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Proceedings Paper

Visual recognition of blurred shapes
Author(s): Alan H. Lettington; Alison M. Fairhurst; Kevin St. John Murphy
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Paper Abstract

The human recognition probabilities of blurred rotationally symmetric shapes have been studied using computer generated images displayed in a 128 X 128 pixel area on a TV monitor. The shapes employed included a series of regular polygons, crosses, and rectangles. These were blurred by convolution with two dimensional Gaussian functions which had standard deviations ranging from 0 to 29. Images of the blurred shapes were presented to observers in a random order and with a random extent of blurring. After each presentation the observer decided which of the shapes was most likely to be represented by the image displayed on the screen. A correlation has been found between the extent by which a shape may be blurred before it ceases to be recognizable and the difference between the original shape and a circle of the same area. This correlation has been expressed as an empirical relationship between the probability of recognition and the standard deviation of the Gaussian blurring function when the latter is normalized by a function which depends on the original shape and the one it is being confused with. This relationship has been applied to a series of irregular shapes to predict the amount of blurring required before they too cease to be recognizable. These predictions have been compared to experimental observations for the irregular shapes considered. The probability of recognizing an image may be used as a measure of image quality. The empirical relationship derived from this work could, therefore, form the basis of a new objective performance measure for thermal imaging systems.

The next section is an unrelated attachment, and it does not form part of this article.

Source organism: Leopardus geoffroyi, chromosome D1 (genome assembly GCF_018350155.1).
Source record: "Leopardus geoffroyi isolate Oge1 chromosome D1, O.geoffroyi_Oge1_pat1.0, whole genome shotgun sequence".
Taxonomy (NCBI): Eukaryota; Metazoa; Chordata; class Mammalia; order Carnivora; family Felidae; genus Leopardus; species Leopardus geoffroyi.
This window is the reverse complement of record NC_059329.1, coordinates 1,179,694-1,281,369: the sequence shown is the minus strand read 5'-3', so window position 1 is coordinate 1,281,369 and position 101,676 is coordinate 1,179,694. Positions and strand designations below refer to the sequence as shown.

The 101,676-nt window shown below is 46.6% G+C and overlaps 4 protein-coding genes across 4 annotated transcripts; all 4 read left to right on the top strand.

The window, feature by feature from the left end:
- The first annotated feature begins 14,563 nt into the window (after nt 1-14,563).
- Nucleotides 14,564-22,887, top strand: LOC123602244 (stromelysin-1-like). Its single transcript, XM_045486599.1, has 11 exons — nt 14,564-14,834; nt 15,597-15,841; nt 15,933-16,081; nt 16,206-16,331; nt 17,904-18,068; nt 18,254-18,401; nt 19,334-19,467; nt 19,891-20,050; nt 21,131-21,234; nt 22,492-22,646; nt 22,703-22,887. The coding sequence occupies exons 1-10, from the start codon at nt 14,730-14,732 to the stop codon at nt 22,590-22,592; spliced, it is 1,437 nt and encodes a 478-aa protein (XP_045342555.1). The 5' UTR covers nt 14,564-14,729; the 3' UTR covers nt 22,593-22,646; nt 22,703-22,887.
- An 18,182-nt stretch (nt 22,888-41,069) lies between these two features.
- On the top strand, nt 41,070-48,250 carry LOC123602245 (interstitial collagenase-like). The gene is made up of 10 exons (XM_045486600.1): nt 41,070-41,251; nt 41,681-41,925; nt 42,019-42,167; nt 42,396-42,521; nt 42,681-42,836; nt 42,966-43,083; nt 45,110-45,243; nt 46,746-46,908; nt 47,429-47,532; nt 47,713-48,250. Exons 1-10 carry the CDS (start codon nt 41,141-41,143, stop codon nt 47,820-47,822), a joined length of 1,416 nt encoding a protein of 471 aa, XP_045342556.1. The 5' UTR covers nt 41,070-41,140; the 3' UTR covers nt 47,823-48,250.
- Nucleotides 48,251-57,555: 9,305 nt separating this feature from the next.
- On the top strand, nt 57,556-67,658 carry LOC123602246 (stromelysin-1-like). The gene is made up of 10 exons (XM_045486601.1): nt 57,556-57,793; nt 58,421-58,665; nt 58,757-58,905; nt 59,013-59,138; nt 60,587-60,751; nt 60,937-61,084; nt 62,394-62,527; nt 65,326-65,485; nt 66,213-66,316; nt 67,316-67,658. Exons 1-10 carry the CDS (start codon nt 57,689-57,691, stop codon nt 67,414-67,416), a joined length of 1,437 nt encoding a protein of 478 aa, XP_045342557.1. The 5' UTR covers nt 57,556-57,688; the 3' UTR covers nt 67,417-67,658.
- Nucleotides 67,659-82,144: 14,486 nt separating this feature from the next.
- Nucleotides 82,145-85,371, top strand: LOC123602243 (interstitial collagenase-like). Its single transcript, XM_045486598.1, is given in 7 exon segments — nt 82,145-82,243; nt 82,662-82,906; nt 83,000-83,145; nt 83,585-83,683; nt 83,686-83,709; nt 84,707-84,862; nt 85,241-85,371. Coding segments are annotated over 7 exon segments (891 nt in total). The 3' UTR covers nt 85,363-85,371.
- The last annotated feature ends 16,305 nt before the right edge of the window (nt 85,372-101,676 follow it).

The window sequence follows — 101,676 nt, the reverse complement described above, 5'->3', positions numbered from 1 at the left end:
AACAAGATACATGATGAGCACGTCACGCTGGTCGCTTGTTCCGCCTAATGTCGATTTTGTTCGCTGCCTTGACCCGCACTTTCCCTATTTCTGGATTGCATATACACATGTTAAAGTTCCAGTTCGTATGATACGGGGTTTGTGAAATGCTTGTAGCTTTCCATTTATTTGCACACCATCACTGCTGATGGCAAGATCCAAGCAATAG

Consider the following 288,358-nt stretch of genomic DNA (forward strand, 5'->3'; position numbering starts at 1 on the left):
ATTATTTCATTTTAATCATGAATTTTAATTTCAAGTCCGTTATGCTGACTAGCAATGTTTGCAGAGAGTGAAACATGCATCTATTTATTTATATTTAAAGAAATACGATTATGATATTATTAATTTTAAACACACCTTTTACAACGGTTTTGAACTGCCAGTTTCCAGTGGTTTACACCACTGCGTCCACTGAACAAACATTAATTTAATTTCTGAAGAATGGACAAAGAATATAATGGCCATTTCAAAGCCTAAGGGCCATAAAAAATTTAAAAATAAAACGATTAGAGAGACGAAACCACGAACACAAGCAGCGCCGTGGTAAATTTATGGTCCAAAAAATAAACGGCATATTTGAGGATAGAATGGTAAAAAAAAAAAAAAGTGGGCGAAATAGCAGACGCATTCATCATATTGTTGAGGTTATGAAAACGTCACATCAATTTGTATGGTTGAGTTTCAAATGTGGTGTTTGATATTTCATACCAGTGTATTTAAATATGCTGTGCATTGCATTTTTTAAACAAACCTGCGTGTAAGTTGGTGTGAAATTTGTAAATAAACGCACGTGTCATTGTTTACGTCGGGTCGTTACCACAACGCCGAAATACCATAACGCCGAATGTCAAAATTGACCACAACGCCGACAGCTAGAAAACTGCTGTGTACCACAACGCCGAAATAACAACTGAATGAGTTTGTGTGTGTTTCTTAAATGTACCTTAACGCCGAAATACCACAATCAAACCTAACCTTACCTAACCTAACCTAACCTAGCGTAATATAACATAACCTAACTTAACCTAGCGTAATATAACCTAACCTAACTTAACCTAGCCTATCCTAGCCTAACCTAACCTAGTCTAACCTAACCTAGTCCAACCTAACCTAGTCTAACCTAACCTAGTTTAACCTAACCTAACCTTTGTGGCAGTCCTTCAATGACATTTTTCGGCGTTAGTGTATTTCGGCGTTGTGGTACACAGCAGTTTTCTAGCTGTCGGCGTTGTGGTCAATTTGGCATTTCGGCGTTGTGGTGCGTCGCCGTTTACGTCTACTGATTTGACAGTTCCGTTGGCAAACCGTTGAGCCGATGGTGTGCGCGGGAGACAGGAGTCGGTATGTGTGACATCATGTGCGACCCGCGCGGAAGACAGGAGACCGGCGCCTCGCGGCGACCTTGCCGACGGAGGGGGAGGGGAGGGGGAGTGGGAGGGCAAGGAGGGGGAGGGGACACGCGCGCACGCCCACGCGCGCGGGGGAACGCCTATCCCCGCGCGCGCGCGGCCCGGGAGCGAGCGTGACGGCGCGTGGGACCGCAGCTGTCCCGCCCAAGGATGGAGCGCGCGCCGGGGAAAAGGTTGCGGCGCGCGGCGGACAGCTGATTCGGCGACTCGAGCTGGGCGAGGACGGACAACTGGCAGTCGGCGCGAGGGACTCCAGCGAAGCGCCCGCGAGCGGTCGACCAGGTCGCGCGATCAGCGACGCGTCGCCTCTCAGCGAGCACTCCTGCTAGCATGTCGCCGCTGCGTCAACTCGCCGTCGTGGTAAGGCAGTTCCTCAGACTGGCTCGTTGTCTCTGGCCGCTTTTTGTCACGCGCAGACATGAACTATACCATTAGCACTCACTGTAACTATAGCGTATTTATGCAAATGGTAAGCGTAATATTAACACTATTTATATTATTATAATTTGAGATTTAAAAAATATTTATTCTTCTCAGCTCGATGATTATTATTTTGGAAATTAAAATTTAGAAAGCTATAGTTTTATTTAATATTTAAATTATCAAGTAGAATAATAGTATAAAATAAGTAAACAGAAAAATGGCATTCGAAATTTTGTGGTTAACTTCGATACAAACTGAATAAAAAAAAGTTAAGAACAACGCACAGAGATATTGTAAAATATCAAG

Paper Details

Date Published: 21 September 1994
PDF: 10 pages
Proc. SPIE 2298, Applications of Digital Image Processing XVII, (21 September 1994); doi: 10.1117/12.186585
Show Author Affiliations
Alan H. Lettington, Univ. of Reading (United Kingdom)
Alison M. Fairhurst, Univ. of Reading (United Kingdom)
Kevin St. John Murphy, Defence Research Agency Malvern (United Kingdom)

Published in SPIE Proceedings Vol. 2298:
Applications of Digital Image Processing XVII
Andrew G. Tescher, Editor(s)

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